As mentioned in the previous post, I got involved in the citizen science project called LeuvenAir a few months ago. This started out as simply setting up a low-cost fine-dust sensor on our terrace (following the description that can be found here) and connecting it to the LeuvenAir database. This was the first time in my life that I was connecting pieces of hardware together with jumper wires, and I found it interesting enough to want to do a bit more…
First I wanted to simply display (and log) the recorded values locally on a small screen, so I bought a Raspberry Pi 3+ (RPi) and a Sense HAT, and combining these I made a data logger that also displayed (scrolled) the recorded air pollution and weather measurements using the small led-matrix of the Sense HAT (colour-coded according to specific pollution/comfort levels). The RPi was running 24/7, while the display could be turned on and off by putting the RPi in an upright or horizontal position (using the accelerometer sensor of the Sense HAT). At this point life was easy, I got the fine dust data along with the outside temperature and humidity values from the LeuvenAir sensor (via the API of the original German project, luftdaten.info – which gave the idea to LeuvenAir -, as all LeuvenAir sensors are also sending data there), and the barometric pressure from the Sense HAT. All of this was handled by a small script that I wrote in Python.
Then I decided that I wanted better sensors outside, and that I wanted to measure inside too, preferably both in the living room and the bedroom. Of course these new units had to be wireless, and preferably everything had to work even after a power cut more-or-less automatically. Oh, and I wanted to push the data to an Internet of Things (IoT) platform and also make an only locally reachable website that displays live data and graphs for everything – a bit like the weather status page of the Mercator Telescope… This is where things became slightly more complex. Below I am going to give a description of the system as it is now, without discussing the timeline because a) you are not interested in that, b) I don’t remember all the details anymore…
- Hardware: Raspberry Pi 3+ [with Sense HAT]
- Role: Data logger, data plotter, Apache web server, MQTT “server”, dot-matrix display
- Measurements: Processor temperature, barometric pressure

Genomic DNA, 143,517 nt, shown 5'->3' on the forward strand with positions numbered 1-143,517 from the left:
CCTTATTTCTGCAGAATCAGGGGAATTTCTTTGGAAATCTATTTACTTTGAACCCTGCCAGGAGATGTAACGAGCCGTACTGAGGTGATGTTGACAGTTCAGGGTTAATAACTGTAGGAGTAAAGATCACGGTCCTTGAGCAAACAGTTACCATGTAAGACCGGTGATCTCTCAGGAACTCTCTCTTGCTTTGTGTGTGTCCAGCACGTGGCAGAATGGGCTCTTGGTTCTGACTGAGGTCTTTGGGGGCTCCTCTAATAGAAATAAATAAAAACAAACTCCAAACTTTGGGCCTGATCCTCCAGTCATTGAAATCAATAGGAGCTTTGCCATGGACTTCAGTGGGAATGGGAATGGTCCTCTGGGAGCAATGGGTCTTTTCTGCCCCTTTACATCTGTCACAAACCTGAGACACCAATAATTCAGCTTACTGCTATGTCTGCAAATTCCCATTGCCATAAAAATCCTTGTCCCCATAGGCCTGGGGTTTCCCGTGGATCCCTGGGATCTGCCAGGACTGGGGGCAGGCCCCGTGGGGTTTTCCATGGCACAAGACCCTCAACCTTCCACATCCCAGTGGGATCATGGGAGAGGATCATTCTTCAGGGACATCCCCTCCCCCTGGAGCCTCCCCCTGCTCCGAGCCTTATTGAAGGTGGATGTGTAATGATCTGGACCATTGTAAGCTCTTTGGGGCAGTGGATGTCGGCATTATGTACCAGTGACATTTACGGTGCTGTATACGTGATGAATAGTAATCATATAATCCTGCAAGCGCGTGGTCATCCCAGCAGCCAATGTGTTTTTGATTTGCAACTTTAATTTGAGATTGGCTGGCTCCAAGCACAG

- Description: The Raspberry Pi is an extremely small (bit bigger than a card deck) computer that is running a Linux-based operating system. This is the main hub of my sensor-network. It is placed in a black Short Crust Plus case under the TV. On it there are two python scripts running continuously: 1) monitor_home.py taking care of the data logging (saving all measurements – read in from an internet API or received through the MQTT protocol – to daily .csv files once every ~2 minutes), feeding the current values to the matrix display of the Sense HAT (if it is in the on-orientation position), and publishing these to an only privately accessible IoT platform called Cloud4RPi so I can easily check the status of all sensors from anywhere. It does not use more than 1-2% of processor power, and most of the time it is simply idle – waiting for time to pass between two measurements. 2) grapher.py is responsible for an around-the-clock generation of plots that are displayed on a website that is placed on the Apache web server on the RPi (these pages automatically reload every minute in a browser). It runs in one minute intervals (using 25% of processor power when not idle) and creates daily, weekly, monthly, and yearly plots of (selected) temperature, humidity, pressure, and fine dust concentration sensor measurements. Besides these plots, it also creates a colour-coded overview table of the latest measurements. These processes are light enough that the RPi does not need any active cooling. The RPi has a preferred IP address, so if no other device on our network gets assigned this IP (after a network/power outage some devices need less time to restart/reconnect and I can not give fix IPs directly from the router of our internet provider, so in theory it can happen that by the time the RPi restarts its preferred IP is already taken), then the RPi has a practically fix IP. For full automation I would need to implement that these two scripts run automatically after reboot, but I can always reach the RPi using a virtual desktop using VNC Connect / VNC Viewer, so it is not such a burning issue right now.